Spinach is more than leaves. Read on and I'll explain how we cook with the whole plant, stems, leaves, and all, as well as whole clusters picked fresh from the garden.
Spinach has had a cascade effect on how I think about vegetables, and pretty much any plant I can eat. It all started in the kitchen at Chef Lenny Russo's Heartland (like many good things), probably back around 2013.
We had just gotten our weekly air freight of amazing produce from our friend George Weppler in Oregon, and one of the packages contained spinach, teeny tiny baby spinach. The spinach, and most of the things that George sends come to us whole, to preserve the quality and give us control over how we serve it.
Like most of the other greens, we had been clipping the spinach to add to dishes, so that it resembled the form of the plant, or more so it's leaves that we were used to cooking.
The sous chef got excited when he saw the spinach and suggested that we could cook the whole thing like a small vegetable. Thus began my love affair and rediscovery of spinach, and a shift in how I think of serving and showcasing vegetables to highlight their individuality. After spinach, I wanted to apply the "whole vegetable" mentality to other things, wild and cultivated.
We should find ways to enjoy and eat as much of the plant as we can. As spinach was a gateway for me, I hope it can be for you too. That being said, it's important to think critically about how serving the whole plant will be enjoyed by the person eating it. Just because a turnip or a beet has stems and greens attached to it doesn't mean you should just throw the whole thing into a pot and cook it all at once.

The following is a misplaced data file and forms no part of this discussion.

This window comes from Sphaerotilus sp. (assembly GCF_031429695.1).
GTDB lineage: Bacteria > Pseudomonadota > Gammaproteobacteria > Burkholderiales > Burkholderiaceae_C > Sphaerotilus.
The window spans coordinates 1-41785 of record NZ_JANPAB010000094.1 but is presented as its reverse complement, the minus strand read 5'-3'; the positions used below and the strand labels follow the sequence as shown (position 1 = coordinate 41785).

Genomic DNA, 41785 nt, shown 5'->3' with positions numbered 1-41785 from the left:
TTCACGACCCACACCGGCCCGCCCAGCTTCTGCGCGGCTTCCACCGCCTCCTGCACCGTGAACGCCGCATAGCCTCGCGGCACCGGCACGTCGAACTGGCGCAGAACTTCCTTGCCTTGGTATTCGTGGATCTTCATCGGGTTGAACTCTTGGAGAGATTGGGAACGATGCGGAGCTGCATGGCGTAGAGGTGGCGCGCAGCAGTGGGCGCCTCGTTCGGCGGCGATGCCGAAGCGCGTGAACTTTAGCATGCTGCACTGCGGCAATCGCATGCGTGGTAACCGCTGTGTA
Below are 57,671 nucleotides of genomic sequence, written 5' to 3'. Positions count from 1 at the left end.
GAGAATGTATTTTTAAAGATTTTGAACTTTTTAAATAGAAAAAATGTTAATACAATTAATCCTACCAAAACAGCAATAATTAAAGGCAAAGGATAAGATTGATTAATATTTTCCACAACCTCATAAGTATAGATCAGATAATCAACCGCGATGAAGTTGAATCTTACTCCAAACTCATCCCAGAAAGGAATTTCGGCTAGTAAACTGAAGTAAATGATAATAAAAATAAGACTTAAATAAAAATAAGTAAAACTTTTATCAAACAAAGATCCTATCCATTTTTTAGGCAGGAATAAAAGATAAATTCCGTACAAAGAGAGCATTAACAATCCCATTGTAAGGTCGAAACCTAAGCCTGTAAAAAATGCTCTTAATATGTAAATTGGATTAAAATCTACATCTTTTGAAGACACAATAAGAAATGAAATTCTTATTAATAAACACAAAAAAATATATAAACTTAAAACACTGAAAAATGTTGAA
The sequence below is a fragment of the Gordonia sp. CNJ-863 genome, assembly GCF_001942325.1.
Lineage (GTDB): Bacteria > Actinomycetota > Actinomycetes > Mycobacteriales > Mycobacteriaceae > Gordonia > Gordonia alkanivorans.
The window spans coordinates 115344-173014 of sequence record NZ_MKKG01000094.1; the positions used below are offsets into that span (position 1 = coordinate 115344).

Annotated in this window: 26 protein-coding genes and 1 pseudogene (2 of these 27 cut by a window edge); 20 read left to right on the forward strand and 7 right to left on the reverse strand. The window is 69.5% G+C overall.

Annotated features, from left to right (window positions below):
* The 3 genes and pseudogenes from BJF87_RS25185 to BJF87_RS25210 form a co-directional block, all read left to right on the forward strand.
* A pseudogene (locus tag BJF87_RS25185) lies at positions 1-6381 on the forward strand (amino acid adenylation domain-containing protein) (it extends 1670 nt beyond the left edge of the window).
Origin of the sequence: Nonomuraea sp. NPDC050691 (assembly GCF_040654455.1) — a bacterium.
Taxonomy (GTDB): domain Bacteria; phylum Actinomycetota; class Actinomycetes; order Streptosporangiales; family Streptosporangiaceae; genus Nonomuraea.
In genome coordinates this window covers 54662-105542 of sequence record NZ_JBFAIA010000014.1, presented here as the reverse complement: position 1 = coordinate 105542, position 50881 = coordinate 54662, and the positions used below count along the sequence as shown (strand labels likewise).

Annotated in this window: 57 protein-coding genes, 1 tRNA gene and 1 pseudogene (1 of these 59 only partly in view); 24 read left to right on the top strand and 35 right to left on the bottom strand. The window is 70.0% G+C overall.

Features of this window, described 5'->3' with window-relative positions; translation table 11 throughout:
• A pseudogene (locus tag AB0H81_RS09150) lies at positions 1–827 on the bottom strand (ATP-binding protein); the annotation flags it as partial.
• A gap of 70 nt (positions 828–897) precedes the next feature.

In the beginning of the season, the spinach is very small and the whole thing can be quickly wilted in just seconds in a pan. As the season progresses, the spinach's stems and leaves grow larger and you may want to use a different preparation for them or may need to serve them with a sharp knife, like you would a piece of meat. I'm going to outline two different preparations here for you.
Preparation 1: the whole thing
This is pretty self explanitory, trim the ends, wash and dry the spinach, inspecting the base for debris. put the spinach in a pan and cook until the leaves are just wilted.
Preparation 2: stem and leaves
If the spinach is older and has longer or larger stems, or just plain won't fit in the pan, trim a few inches off of the bottom, then cook the bottom portion like an individual vegetable, adding the leaves to the pan to wilt at the last minute.
Wilted Whole Spinach with Garlic, Lemon and Olive Oil
- 3 oz A good handful of young spinach clusters
- 1 large clove of fresh garlic sliced as thin as possible top to bottom
- 2 tablespoons flavorless cooking oil
- 2 tablespoons high quality extra virgin olive oil for finishing, or more to taste
- Fresh squeezed lemon juice I use seedless cut wedges at the restaurant instead of juicing in advance. It tastes better, more fresh
- Kosher salt
- a tablespoon of white wine chicken or vegetable stock, for steaming the greens
- In a wide pan, like a 10 inch saute, heat the cooking oil over medium heat with the garlic until the garlic is brown, toasty, and aromatic, be careful not to burn it.
- The garlic should smell nutty and have a golden, toasty hue. Add the spinach to the pan and cook for one minute, stirring occasionally to coat with the garlic flavored oil.
- Season the spinach to taste with salt. Add the two tablespoons of stock or wine to the pan and cover to trap the heat and steam the greens.
- Cook for a minute more, covered, until the greens are just wilted and the stems are slightly tender-crisp. Taste and adjust the salt as needed, then remove the spinach to a serving plate and drizzle with the finishing oil, squeezes of fresh lemon, and maybe a little crushed red pepper.